Faced with such high barriers to justice, McNicholas says, “being able to have that leverage that they can exert when they’re acting in concert with one another is critical to them to be able to access their rights.” And bosses have much less to fear for flouting labor standards, explains McNicholas, when arbitration contracts provide “a way of employers getting around all of the hard-fought, hard-won worker protections that exist across different statutes.… you waive it on your first day on the job.”

Forcing workers to sign arbitration agreements is already a widespread practice; binding arbitration contracts are estimated to cover some 80 percent of private-sector employees by 2024. The Epic Systems ruling “will leave more than 85 million workers subject to mandatory arbitration agreements with class and collective action waivers,” according to the EPI.

The case is especially relevant for the future of the enforcement of the National Labor Relations Act, as the ruling turns on the question of whether federal workplace rights also extend to taking legal action as a collective. The Court sided with the bosses, ruling that, outside of the union context, the nation’s central labor law doesn’t allow workers to band together to fight labor violations affecting a whole workplace. The impact will be compounded by a parallel ruling in a separate Supreme Court case, Janus v. AFSCME, which is expected to stifle unions’ ability to effectively represent workplaces in collective-bargaining agreements. While unions will suffer from that ruling, the Century Foundation’s Moshe Marvit and Leo Gertner point out that Epic Systems threatens “to destroy the protections that non-union workers currently enjoy for actions taken short of filing lawsuits.” The perverse reading of labor law by “Gorsuch and his conservative billionaire backers…places workers’ concerns on wage theft, racial discrimination, sexual harassment, immigration, safety issues, and other matters beyond the NLRA’s purview.”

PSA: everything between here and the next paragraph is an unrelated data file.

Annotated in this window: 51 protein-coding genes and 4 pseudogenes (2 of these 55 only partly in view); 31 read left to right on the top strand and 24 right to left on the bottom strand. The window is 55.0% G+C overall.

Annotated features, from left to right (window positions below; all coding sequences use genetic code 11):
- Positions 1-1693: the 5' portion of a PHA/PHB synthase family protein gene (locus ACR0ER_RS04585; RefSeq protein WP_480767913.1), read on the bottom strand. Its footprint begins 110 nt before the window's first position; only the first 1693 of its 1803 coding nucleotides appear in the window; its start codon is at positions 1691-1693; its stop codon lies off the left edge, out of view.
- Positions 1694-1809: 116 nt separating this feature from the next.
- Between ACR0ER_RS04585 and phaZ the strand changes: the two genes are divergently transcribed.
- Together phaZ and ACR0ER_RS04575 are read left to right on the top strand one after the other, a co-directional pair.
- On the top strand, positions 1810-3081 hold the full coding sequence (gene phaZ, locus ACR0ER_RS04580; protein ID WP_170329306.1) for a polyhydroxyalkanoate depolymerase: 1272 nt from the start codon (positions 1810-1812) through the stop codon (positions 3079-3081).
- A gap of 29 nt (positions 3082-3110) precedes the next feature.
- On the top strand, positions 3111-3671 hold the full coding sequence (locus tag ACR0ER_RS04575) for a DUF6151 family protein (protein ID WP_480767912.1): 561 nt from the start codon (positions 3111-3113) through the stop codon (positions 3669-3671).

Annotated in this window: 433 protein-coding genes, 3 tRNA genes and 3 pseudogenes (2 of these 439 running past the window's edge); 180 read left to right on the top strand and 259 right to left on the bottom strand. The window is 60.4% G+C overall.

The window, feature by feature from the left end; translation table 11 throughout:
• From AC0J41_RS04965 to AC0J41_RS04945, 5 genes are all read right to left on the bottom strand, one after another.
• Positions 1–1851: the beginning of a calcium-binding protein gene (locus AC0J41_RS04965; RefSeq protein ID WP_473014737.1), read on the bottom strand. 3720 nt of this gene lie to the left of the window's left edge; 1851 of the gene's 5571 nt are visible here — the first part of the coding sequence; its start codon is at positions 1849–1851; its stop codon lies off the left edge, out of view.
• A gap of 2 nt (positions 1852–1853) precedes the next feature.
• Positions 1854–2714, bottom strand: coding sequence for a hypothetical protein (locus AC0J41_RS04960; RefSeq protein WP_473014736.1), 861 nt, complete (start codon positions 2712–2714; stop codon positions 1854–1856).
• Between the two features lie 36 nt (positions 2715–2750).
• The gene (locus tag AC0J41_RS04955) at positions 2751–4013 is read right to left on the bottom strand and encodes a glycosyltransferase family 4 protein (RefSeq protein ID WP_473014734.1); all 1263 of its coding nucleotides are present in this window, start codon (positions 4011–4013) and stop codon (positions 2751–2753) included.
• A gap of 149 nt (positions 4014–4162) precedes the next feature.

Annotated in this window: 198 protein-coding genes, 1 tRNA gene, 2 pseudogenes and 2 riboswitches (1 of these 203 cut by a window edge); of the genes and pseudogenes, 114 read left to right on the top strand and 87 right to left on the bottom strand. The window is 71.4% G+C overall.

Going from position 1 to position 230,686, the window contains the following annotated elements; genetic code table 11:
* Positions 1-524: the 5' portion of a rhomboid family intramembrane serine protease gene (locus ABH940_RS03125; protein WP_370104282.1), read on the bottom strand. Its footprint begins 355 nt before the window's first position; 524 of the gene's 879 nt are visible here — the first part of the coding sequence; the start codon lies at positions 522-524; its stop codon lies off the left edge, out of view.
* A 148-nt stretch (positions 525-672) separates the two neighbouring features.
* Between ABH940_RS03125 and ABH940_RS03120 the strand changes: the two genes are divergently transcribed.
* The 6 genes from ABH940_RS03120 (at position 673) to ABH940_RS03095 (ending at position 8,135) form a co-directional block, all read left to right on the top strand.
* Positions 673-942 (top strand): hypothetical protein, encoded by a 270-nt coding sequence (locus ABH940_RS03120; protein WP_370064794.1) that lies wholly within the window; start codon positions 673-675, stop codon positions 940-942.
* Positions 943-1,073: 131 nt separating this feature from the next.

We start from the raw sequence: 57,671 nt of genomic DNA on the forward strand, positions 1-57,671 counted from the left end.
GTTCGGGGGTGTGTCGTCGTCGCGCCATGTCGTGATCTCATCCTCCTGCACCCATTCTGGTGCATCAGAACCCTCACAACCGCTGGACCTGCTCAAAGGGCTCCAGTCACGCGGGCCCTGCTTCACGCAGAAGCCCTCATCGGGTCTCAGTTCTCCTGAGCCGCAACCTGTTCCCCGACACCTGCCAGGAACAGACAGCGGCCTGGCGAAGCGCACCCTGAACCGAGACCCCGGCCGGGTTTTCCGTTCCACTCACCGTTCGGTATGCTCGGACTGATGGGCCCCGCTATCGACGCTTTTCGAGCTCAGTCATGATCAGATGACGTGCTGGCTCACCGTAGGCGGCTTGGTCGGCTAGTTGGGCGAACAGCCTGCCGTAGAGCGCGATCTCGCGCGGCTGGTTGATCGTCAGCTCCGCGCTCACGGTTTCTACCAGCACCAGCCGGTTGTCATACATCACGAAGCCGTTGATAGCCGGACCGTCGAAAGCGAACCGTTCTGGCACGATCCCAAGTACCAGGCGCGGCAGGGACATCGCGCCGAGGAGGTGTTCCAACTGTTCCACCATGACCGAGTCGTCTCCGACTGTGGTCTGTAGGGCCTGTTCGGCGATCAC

The #MeToo movement has highlighted another common use of legal gags imposed on workers: Non-disclosure agreements and forced-arbitration systems are a convenient tool for silencing the claims of survivors, forcing them to agree to a settlement check and a lifetime of silence. Recently legislation and policies have been proposed to curtail the use of mandatory arbitration in consumer and sexual-harassment claims, but the Epic Systems ruling highlights how the assault on access to justice poses a risk for all workers as well.

“There’s never been a more important time for worker advocates to really speak up and to demand something of government,” McNicholas says, “so that labor and employment rights don’t get so marginalized that there’s no path back…to meaningful protections.” With the nation’s courtrooms now closing off to workers’ rights, the labor movement’s ability to hold employers accountable might soon hinge instead on the ultimate judgement at the ballot box: “We absolutely have to demand that we have folks in office who prioritize these issues above and beyond all else.”

For now, the high court has outsourced its judicial duties to the quasi-tribunals of corporate America; its verdict is that the struggle for justice at work is simply none of the public’s business.